No Words

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There are no words.


It is something that you know or you don’t. You have felt it or you haven’t. You have lived it or you can only imagine.

There are no words.

I knew that the song playing meant that they were about to walk in. I knew that when this song ended they would announce the arrival of the troops. I couldn’t sit down. Everyone else was sitting. They didn’t know. But we had welcomed C’s men home last week so I knew. I. could. not. sit. down.

“Ladies and Gentlemen,” and then the screaming started. I didn’t hear anything else that announcer said. I couldn’t hear the person standing next to me. I don’t know if I really heard anything. It wasn’t until I watched the video on my phone back of them marching in that I realized just how much my body was shaking. There is no feeling like it on this earth. Chills, goosebumps, shaking, tears. And I hadn’t even seen him yet.

And then one soldier turned the corner and took the last step into the formation of 300 men and women  and I knew those shoulders. I knew that frame. I knew that stance. That was my C. Without question, without hesitation, that soldier was mine.

“Look at me, look at me, look at me!” I thought over and over again while my eyes didn’t leave that face on the complete opposite end of the assembly center. He stood perfectly still, as they all do, with his eyes very, very slowly scanning the crowd. “I’m right here!” my eyes yelled and then they met his. He saw me  and in his perfect stance he gave the slightest, slightest nod. No one else would see it if they weren’t looking for it, but I did and that moment will be mine forever. There were so many tears. Hundreds upon hundreds of the tiniest, simplest tears. The first time we saw each other. The first time I could look into his eyes from – what felt like – forever away and know that we were US again. That in this huge center filled with hundreds of people all trying to find each other while remaining so very still, so very focused, so very strong, we found each other. No words. No waving. Nowhere near in each other’s direct sight. We were pulled to each other. He found me while I yelled to him with my eyes.

You can tell me things don’t happen like that. You can tell me that people can’t feel each other like that and I will tell you over and over again that you are wrong. He found me out of the corner of his eye, across hundreds of people, without moving his head. That doesn’t just happen.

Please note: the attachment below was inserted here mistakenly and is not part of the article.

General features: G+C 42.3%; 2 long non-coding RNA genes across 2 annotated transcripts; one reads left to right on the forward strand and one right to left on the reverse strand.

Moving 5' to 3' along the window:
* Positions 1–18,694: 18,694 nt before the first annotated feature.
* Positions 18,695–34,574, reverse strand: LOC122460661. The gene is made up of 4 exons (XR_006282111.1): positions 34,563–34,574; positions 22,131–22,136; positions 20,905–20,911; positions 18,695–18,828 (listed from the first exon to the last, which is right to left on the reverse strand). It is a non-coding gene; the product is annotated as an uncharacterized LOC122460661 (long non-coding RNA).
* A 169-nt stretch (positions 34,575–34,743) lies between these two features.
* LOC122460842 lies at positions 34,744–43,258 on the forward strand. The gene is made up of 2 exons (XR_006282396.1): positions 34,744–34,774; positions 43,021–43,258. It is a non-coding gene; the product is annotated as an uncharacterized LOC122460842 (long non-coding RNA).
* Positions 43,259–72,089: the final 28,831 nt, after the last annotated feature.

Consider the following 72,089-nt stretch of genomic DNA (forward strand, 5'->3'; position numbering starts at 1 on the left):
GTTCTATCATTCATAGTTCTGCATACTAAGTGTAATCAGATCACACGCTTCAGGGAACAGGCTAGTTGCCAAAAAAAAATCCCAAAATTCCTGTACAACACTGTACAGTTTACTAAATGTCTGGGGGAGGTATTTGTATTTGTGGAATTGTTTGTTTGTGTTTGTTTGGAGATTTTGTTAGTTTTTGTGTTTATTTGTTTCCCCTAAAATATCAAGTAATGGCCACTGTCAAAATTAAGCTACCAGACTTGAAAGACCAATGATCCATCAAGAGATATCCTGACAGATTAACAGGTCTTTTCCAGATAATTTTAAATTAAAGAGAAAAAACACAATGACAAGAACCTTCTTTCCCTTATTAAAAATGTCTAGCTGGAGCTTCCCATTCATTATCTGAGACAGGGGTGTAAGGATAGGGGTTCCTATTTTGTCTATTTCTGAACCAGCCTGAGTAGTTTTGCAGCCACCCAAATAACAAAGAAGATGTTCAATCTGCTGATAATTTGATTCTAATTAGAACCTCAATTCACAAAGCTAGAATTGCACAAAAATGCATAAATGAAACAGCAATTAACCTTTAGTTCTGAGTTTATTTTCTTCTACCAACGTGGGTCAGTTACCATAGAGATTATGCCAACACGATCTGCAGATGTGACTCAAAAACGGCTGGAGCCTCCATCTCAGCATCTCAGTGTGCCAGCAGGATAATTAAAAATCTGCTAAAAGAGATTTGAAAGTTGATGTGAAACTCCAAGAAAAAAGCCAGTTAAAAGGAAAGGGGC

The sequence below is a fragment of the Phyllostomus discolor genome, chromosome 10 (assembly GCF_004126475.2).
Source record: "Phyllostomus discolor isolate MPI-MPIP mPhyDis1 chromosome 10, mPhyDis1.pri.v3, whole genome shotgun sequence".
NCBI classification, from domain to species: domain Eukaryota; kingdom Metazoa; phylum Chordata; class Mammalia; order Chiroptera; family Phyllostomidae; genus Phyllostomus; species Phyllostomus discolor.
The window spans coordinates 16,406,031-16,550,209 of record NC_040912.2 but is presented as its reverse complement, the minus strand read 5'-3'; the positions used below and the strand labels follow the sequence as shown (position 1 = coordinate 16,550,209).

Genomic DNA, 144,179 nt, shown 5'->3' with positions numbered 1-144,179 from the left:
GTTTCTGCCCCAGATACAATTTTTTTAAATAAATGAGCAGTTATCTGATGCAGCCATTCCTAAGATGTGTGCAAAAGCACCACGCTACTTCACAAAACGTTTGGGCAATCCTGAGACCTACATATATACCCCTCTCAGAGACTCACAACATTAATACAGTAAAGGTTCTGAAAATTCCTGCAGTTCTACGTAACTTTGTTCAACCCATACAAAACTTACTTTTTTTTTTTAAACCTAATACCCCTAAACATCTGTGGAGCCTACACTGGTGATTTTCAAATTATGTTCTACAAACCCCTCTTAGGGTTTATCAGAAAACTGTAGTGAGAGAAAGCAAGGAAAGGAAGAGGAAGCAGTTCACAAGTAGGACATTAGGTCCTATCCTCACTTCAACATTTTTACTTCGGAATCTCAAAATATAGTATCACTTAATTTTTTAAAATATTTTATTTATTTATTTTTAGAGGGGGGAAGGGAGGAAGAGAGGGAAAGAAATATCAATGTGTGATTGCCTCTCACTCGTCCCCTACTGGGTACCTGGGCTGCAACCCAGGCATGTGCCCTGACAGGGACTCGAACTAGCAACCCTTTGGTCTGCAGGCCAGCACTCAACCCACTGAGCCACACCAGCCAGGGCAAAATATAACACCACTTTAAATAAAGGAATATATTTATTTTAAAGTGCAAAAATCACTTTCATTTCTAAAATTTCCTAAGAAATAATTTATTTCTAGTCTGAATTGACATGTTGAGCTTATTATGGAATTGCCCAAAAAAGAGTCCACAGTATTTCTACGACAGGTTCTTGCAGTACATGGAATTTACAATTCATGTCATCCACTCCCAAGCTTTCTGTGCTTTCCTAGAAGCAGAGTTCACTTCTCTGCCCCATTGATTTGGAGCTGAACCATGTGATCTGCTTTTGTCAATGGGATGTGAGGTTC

And then they released them to us and the crowd swarmed. Wives found husbands, daddies found daughters, parents found sons. In half a second the mob surrounded us, I saw my husband turn around to motion to one of his soldiers, and then he was gone and I felt like I couldn’t breathe. “Where WAS he?” In the path between us that had been empty instants before were hundreds of families embracing, running, crying, cheering, laughing, smiling, kissing and I couldn’t see my soldier. Desperately my eyes darted left, right, left, right. I couldn’t see anything. I don’t know if I could even process. He was gone.

And just like it happened the time before, my short, short body was standing on the bleachers looking left, scanning the crowd but not seeing anything that I wanted to see, when I heard it on my right, “You looking for me?” and there he was.

There are no words. There are hundreds of tears, thousands of goosebumps, but there are no words.

To see our children hug their daddy. To see him kiss them. To see him hold them. To hear Logan yell, “Daddy!” and Eli softly say “Da-da” over and over again are incomparable to any joy I have ever felt in my life.

To kiss him. To see him. To know that he is here.

There are no words.

I have him. He’s mine. He is safe. He is alive. My baby boys get their daddy back.

There are no words.

There are only tears. Hundreds upon hundreds upon hundreds of the most beautiful tears.

My husband is home. Thank you, Lord, for keeping him safe. Thank you, Lord, for giving him back to me. Thank you, God, for giving the grace for the journey. Thank you, Thank you, Thank you, God.

“Boots on the ground” – on this ground, on American soil.

There are no words.

No words but Welcome Home.


9 thoughts on “No Words”

  1. Megan, this is such a beautiful article. When Angela sent it to me to edit and upload, I was in my bathroom putting on my makeup. I opened the article on my phone and was glued to it! I was sitting in my bathroom, mascara in hand, and weeping as I read it. It’s what so many of us feel, but really can’t put into words, and you’re right, until you experience it, you can’t even truly imagine it.

  2. Wow! Great article. I got choked up while reading. I am so happy that your husband is home. ENJOY him 🙂

  3. Thank you, thank you, everyone! I don’t think there is any real way to put it into words. Such a wonderful moment! We are so happy to have him home and for EVERY ONE of his soldiers to have returned with him!

  4. well i was a complete mess after reading this. my husband is currently deployed and i just can’t wait to be the one waiting for him to enter the gym…i also believe in communication without words…my husband and i share this all the time…our own secret language. i remember vividly how i was screaming, shaking, laughing, clapping a lot and jumping up and down…but that moment that you speak of when you first saw him…my video was so shaky then i forgot i was filming when i did find him and he gave me that nod I started saying you see daddy, you see him while laughing and gasping for air cause I was also crying…thank you for sharing.

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